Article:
God is much greater than man. If you changed from being a human being to being a one-celled creature in the sea, it would not be nearly so big a step down as for God to become man. That is because you and the one-celled creature are both finite (having limits).... The Son of God is infinite (having no limits) and uncreated. To become a man, Christ limited Himself for a time so He could live on this earth. He is God, needing nothing, but by becoming man He took on a created body with ordinary human needs. (Training Hearts, Teaching Minds, pp. 91-92)

Perhaps some of the wonder of Christ's birth is dimmed for us because we think too highly of ourselves. We compare ourselves with the rest of creation and see that we are superior in intellect and abilities. We look at our cultural achievements and reckon that man is great in himself, rather than because we bear the image of God. It is true that we see the gifts and graces of God in the human beings he made. But we must remember that we are only creatures, utterly dependent, frail, and transient, while Jesus Christ has been from all eternity the self-existent, all-creating Son of God. His existence is dependent on no one. His glory as the second person of the Trinity has always been, preceding time or creation. Yet he became man. He entered time. He freely submitted to all that this world offers. He was born.

The seventeenth-century English poet Richard Crashaw captured a bit of this overwhelming act of condescension and humiliation on the part of the Son of God:

Poor world (said I) what wilt thou do
To entertain this starry stranger?
Is this the best thou canst bestow?
A cold and not too cleanly manger?
Content, ye powers of heav'n and earth
To fit a bed for this huge birth.
Welcome, all wonders in one night!
Eternity shut in a span,
Summer in winter, day in night,
Heaven in earth, and God in man,
Great little One! Whose all-embracing birth
Lifts earth to heaven, stoops heaven to earth.

The closing line, "Lifts earth to heaven, stoops heaven to earth," reminds us that the humiliation of Christ "being born" in his merciful condescension was necessary for our exaltation as the children of God (John 1:12). The Nicene Creed puts it this way: that Christ "for us and for our salvation came down from heaven, and was incarnate by the Holy Spirit of the virgin Mary, and was made man." The impetus behind this wonderful incarnation of the Son of God was the need we had as a fallen race for a Second Adam.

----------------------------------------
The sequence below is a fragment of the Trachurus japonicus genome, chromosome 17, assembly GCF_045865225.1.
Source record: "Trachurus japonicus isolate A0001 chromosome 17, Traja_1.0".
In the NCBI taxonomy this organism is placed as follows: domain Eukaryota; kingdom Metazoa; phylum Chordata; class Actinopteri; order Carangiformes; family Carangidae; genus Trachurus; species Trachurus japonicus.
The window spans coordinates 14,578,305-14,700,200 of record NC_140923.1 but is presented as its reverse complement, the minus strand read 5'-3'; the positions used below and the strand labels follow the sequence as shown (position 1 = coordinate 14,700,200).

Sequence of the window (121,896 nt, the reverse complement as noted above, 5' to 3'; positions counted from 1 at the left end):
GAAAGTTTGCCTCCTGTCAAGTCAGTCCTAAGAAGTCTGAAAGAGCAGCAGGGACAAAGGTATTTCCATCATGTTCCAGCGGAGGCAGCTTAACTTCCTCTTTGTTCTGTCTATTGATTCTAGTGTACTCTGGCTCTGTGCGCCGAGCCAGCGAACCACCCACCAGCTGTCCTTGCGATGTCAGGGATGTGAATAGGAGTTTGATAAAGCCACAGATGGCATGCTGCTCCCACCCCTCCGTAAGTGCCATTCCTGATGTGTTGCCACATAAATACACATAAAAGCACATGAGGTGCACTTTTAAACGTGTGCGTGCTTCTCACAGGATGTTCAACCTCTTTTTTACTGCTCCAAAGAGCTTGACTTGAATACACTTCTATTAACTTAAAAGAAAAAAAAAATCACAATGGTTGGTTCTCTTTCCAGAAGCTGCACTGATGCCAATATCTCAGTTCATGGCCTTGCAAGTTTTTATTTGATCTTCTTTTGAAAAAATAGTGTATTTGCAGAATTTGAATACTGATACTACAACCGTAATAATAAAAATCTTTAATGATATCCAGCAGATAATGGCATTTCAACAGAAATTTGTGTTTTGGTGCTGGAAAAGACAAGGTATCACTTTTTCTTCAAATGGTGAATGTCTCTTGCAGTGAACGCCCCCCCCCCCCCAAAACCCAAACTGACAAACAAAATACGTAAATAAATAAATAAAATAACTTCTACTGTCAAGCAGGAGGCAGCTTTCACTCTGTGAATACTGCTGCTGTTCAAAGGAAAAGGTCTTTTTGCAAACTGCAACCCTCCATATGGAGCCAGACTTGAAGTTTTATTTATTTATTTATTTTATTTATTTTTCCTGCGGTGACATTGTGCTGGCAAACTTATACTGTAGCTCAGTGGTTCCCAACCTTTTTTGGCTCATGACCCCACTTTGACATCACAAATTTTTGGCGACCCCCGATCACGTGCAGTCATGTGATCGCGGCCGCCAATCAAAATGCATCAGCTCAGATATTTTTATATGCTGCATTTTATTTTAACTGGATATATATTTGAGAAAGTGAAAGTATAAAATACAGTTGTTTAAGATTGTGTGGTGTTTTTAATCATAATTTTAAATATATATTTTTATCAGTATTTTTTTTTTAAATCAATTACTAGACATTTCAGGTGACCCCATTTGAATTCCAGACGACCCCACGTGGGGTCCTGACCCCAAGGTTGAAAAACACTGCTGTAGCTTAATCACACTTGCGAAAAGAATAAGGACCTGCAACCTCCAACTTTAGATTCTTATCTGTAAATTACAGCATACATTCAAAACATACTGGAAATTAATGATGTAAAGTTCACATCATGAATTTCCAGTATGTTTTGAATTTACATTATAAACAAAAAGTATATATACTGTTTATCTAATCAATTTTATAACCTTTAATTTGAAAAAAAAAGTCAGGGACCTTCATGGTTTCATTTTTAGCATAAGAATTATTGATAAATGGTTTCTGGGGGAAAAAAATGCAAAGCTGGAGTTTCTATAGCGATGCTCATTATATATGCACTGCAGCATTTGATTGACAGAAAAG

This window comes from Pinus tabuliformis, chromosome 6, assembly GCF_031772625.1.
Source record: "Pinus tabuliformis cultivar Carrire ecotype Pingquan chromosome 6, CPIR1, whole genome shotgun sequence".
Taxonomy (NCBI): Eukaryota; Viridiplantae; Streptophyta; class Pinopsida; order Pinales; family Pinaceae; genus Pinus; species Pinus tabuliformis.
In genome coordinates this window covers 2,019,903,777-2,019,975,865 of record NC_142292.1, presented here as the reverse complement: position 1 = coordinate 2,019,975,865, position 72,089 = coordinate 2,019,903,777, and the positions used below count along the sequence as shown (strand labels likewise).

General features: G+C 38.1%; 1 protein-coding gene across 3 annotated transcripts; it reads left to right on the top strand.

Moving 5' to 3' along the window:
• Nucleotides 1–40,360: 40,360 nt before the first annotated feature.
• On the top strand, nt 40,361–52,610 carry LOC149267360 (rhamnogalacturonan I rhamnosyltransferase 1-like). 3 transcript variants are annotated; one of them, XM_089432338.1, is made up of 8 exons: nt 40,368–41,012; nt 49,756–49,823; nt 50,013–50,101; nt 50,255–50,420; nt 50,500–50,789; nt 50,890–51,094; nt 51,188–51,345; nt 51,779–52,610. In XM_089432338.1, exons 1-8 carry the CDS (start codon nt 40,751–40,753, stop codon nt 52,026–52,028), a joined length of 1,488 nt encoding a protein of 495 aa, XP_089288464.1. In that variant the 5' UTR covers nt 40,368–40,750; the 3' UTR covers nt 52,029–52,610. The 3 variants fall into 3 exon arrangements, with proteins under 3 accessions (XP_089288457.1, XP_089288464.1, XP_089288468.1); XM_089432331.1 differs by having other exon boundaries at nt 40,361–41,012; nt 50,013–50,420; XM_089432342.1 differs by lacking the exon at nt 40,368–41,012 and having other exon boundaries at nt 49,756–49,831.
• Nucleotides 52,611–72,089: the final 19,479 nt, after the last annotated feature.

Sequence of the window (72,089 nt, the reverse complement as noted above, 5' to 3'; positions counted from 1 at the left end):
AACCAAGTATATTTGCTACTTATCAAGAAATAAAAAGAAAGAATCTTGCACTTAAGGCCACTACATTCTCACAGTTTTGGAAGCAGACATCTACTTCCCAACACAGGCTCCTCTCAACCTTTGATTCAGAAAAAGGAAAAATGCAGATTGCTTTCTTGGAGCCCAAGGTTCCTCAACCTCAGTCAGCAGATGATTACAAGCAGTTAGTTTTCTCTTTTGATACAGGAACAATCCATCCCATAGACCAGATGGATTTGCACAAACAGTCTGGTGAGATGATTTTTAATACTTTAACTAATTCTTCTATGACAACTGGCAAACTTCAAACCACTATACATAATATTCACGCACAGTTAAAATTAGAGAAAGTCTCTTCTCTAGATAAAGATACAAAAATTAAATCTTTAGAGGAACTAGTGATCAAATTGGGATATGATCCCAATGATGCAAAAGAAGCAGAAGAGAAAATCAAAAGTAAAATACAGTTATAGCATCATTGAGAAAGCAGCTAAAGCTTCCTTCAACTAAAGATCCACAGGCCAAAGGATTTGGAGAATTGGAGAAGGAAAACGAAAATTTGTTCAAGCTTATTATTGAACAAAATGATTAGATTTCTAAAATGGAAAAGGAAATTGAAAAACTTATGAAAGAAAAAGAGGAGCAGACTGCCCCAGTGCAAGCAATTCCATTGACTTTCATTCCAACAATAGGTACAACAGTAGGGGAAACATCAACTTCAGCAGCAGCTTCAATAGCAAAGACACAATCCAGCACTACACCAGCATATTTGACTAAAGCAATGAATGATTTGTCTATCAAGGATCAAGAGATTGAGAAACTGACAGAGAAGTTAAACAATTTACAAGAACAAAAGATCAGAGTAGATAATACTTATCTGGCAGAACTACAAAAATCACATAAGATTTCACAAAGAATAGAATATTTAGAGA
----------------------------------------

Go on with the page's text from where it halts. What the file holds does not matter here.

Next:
God did not leave all mankind "to perish in the estate of sin and misery," but "did enter into a covenant of grace to deliver [the elect] out of the estate of sin and misery, and to bring them into an estate of salvation by a Redeemer" (Shorter Catechism, Q. 20). Jesus Christ, the Creator, had to undergo the humiliation of being born because he, as the Second Adam, had to be truly of the earth while still being of heaven. For the covenant of grace to deal with our sin as human beings, the Redeemer had to be a human being with "a true body, and a reasonable soul," while also being the eternal God. The glory of the covenant shines brightly in the humiliation of God's Son being born as we are into this fallen world, yet himself being "holy, harmless, undefiled, separate from sinners" (Heb. 7:26) and exalted to the Father's right hand (Heb. 1:3; 8:1).

When we think about the incarnation of the Son of God, it is no time for sentiment about how sweet baby Jesus must have looked. Rather, it is a time for wonder, worship, and fear that the Lord Jesus Christ was made man and dwelt among us, full of glory, grace, and truth (John 1:14). The incarnate Son of God is the man whom the Father has appointed to judge the world in righteousness (Acts 17:31). It is the man Christ Jesus who is the one Mediator between the holy God and sinful men (1 Tim. 2:5). In being made a little lower than the angels (that is, becoming one of us), he has brought many sons of Adam to glory and is not ashamed to call us "brethren" (Heb. 2:9-11). Wonder of wonders, Christ being born in humiliation has lifted sinners of the earth to heaven, as heaven stooped to earth. This we confess when we sing:

Let all mortal flesh keep silence,
and with fear and trembling stand;
ponder nothing earthly-minded,
for with blessing in his hand,
Christ our God to earth descendeth,
our full homage to demand.

The author is pastor of Bethel Reformed Presbyterian Church in Fredericksburg, Va. He quotes the NKJV.